Go outside and play.
Who as a child hadn’t heard that from a parent?
That familiar suggestion may take on a new twist: Go outside and learn.
Learning outdoors is the idea behind the Hawthorn Forest Program, a so-called forest school in Riverhead scheduled to open for classes Sept. 13. Forest schools, in which students are primarily taught outdoors, have roots in Scandinavia going back centuries, said Hawthorn Forest Program founder Keri Minnick.
The program, geared toward children ages 18 to 30 months for a parent-child class, up to age 10, said it’s designed to support play, exploration and risk-taking while outside in the fresh air.
Ms. Minnick, leading a visitor on a tour of the program’s nearly 2 acres of rented property off Sound Avenue, turned off a path and entered a clearing where the trees opened up to form what seemed like a natural amphitheater.
“This is probably one of the most magical places on the property,” she said. “This is a classroom.”
It’s one of five such outdoor classrooms with tree stumps for seats. The area, a former farm, abuts 270 acres of Suffolk County-owned land leading to Long Island Sound, said Ms. Minnick. With nature trails, it’s a peaceful, serene place. All one hears are birds chirping, insects buzzing and that’s about it. A couple of young deer were spotted trotting down a trail Saturday.
“Enchanting” was the word the program’s creative director, Hannah Gray, used to describe the place.
Reconnecting with nature is all part of it, but there’s more to it than that. Proponents say a forest school fosters a new way of thinking and problem-solving for children. The curriculum will connect language, math, science, art, health, music, nutrition, history, life sciences, community, culture and conservation as part of three-hour sessions Mondays through Fridays. Among the crafts advertised are whittling, needlecraft, cooking and bread making.
A barn, which is to undergo renovation, will host art programs and be used during inclement weather. Weeds and scrub brush have been cleared to prepare for the first classes. “There’s not much that you need to improve on nature,” said Ms. Minnick.
Hailey Marzigliano, one of the teachers, said she’s excited about interacting with the students, nature and animals. “I love everything about it,” she said. “It’s so special in my heart, and I can’t wait to see it grow.”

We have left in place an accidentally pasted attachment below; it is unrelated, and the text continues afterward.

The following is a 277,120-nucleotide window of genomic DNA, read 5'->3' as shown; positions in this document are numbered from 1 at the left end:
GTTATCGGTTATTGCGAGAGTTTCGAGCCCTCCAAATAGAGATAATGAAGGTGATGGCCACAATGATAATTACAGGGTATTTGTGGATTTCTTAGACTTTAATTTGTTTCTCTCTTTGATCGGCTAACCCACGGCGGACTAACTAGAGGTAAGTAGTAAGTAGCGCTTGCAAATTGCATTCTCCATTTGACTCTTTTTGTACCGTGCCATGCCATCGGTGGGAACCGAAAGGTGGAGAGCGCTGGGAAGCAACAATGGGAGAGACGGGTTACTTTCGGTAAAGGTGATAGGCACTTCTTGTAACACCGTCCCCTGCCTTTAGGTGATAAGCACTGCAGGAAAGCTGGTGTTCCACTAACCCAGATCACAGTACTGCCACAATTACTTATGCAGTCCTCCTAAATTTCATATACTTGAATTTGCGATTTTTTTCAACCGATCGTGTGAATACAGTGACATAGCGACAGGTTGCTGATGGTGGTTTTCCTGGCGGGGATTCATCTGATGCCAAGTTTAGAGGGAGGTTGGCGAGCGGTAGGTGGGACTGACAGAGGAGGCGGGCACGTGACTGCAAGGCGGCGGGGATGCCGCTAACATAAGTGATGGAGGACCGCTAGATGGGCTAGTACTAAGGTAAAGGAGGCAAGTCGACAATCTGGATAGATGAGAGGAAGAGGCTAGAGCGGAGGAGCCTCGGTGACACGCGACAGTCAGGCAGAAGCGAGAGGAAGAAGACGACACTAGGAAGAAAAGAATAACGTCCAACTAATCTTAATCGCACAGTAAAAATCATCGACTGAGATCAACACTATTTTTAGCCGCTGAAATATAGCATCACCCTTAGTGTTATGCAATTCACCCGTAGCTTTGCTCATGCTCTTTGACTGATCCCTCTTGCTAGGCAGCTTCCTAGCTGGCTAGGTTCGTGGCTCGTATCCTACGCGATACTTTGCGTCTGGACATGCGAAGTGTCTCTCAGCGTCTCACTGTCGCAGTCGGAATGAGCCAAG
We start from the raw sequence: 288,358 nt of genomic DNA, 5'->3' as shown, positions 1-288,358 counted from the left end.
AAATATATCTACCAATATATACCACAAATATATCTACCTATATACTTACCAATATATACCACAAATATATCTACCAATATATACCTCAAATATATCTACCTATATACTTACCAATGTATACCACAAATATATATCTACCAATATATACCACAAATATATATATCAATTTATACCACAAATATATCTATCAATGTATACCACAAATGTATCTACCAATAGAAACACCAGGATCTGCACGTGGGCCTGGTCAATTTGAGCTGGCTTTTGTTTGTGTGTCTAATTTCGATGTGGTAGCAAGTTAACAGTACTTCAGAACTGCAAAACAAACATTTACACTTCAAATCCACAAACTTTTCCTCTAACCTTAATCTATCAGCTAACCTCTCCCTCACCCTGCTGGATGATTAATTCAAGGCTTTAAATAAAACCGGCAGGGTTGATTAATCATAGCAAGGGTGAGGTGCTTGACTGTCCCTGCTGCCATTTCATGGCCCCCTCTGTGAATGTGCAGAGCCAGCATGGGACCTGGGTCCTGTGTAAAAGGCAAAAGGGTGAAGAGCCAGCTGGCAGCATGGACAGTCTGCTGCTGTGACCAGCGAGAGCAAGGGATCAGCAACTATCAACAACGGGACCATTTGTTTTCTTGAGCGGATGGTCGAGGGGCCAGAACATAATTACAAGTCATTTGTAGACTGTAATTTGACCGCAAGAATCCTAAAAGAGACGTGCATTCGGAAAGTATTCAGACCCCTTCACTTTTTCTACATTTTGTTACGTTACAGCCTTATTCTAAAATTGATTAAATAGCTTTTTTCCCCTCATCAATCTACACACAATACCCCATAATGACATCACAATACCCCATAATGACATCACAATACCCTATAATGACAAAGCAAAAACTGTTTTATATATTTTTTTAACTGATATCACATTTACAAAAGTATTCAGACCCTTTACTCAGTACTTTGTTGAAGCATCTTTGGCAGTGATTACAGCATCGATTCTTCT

“It’s like a different world when you walk back here and enter this, you know, and then there’s the street and you go back to reality,” she said. “But hopefully this will be the reality one day, you know, that everyone starts to see how wonderful this is.”
Ms. Gray, who lives in Southold and runs her own forest school on Shelter Island, Flora & Fauna, sees great value in Mother Nature as a teacher. She said students “really don’t need much other than what is in nature in order to build their knowledge.”
Enrollment has begun. Ms. Minnick said the tuition is different for each age group and can range from $800 a month to about $1,100.
Ms. Minnick called it the “right time, right place, perfect timing” for this program. “We want to give children this opportunity to step away from all the screens for a minute,” she said. “When I was a kid I got to go outside and my parents said, ‘Just come back, you know, by sunset for dinner.’ We can’t do that anymore. As a society, it’s not allowed, it’s not right, so our children have lost their freedom to run around and explore the world.”
Standing in one of the outdoor classrooms, with a bird tweeting in the background, Ms. Marzigliano was soaking it all in.
“If you close your eyes and you just listen to the bugs, the wind, the birds, butterflies fly by, flowers, it’s just serenity, like peaceful,” she said. “What’s the word? Tranquil. Just so peaceful, relaxing, and it’s very hard to have a bad day here, probably impossible, probably impossible. So as much as this is for the kids, I think we all love it just as much.”